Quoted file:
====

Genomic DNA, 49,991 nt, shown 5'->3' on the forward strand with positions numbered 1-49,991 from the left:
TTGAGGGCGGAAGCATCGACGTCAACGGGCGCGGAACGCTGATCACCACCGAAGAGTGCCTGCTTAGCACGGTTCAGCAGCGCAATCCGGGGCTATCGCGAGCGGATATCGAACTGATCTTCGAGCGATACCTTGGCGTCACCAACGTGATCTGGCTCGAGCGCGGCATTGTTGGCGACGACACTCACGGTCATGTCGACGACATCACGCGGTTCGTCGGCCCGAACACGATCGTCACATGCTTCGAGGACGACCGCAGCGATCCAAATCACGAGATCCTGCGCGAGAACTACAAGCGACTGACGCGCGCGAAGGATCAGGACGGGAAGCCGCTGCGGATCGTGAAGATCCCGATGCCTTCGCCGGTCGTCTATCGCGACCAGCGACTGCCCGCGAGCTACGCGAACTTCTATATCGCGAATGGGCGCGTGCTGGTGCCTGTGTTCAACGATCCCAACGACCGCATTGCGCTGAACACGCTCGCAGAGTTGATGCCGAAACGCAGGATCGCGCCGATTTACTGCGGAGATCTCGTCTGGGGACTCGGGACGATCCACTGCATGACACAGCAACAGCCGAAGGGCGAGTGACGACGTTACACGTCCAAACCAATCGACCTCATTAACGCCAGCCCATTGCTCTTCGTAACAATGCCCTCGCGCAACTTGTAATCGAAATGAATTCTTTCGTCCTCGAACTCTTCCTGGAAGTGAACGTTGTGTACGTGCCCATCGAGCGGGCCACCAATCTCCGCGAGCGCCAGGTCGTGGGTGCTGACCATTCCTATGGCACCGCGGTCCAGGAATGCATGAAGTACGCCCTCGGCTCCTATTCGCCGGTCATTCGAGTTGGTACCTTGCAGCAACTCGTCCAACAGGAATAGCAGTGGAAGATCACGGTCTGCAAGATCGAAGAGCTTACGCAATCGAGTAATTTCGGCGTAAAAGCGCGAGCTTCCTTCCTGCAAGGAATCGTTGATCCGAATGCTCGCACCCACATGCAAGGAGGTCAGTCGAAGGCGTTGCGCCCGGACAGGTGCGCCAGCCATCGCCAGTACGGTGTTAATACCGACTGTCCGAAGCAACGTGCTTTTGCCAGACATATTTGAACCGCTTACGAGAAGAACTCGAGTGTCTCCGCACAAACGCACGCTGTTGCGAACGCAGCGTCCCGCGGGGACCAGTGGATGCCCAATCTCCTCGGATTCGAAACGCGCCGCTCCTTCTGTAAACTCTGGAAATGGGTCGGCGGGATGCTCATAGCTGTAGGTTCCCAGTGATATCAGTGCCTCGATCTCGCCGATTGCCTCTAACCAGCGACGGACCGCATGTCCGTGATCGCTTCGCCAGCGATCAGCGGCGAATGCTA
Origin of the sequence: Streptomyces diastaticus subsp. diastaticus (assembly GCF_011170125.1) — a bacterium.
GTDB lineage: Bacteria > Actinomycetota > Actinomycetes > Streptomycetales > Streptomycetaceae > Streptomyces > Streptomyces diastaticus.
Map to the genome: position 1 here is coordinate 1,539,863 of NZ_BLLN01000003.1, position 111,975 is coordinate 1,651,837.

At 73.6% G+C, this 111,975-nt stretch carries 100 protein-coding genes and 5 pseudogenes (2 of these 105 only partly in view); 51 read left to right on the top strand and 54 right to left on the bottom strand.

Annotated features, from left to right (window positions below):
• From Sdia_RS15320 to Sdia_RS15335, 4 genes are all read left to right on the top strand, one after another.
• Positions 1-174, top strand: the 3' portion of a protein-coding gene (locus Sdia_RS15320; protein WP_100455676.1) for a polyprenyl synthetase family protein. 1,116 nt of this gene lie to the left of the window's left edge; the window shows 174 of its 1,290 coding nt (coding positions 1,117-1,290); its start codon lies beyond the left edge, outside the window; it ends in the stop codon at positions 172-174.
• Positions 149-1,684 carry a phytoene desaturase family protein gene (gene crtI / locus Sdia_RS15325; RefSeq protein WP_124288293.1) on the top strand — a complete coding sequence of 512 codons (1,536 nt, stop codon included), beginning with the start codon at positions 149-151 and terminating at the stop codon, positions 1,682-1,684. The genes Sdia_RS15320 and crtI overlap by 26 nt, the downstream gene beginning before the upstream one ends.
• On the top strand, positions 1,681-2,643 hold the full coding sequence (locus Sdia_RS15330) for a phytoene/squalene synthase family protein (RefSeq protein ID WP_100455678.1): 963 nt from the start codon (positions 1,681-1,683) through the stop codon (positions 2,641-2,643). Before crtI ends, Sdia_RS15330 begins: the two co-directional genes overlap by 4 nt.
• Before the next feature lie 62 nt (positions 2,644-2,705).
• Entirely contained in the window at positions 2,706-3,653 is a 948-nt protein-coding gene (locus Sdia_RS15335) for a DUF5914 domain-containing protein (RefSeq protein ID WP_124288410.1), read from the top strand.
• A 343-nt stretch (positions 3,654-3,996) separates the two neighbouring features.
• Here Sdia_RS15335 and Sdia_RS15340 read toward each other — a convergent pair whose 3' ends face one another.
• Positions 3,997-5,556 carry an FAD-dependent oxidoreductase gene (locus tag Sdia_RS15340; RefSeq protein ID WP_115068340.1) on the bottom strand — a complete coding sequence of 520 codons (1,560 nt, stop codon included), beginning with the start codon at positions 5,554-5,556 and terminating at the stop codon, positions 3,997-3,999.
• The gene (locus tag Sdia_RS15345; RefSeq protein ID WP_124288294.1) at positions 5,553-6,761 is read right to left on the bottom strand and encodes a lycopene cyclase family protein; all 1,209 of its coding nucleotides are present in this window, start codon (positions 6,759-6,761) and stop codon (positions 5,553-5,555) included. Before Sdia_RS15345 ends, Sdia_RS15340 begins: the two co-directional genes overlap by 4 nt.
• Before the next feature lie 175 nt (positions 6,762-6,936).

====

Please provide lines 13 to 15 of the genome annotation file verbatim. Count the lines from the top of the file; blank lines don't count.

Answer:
• Entirely contained in the window at positions 2,706-3,653 is a 948-nt protein-coding gene (locus Sdia_RS15335) for a DUF5914 domain-containing protein (RefSeq protein ID WP_124288410.1), read from the top strand.
• A 343-nt stretch (positions 3,654-3,996) separates the two neighbouring features.
• Here Sdia_RS15335 and Sdia_RS15340 read toward each other — a convergent pair whose 3' ends face one another.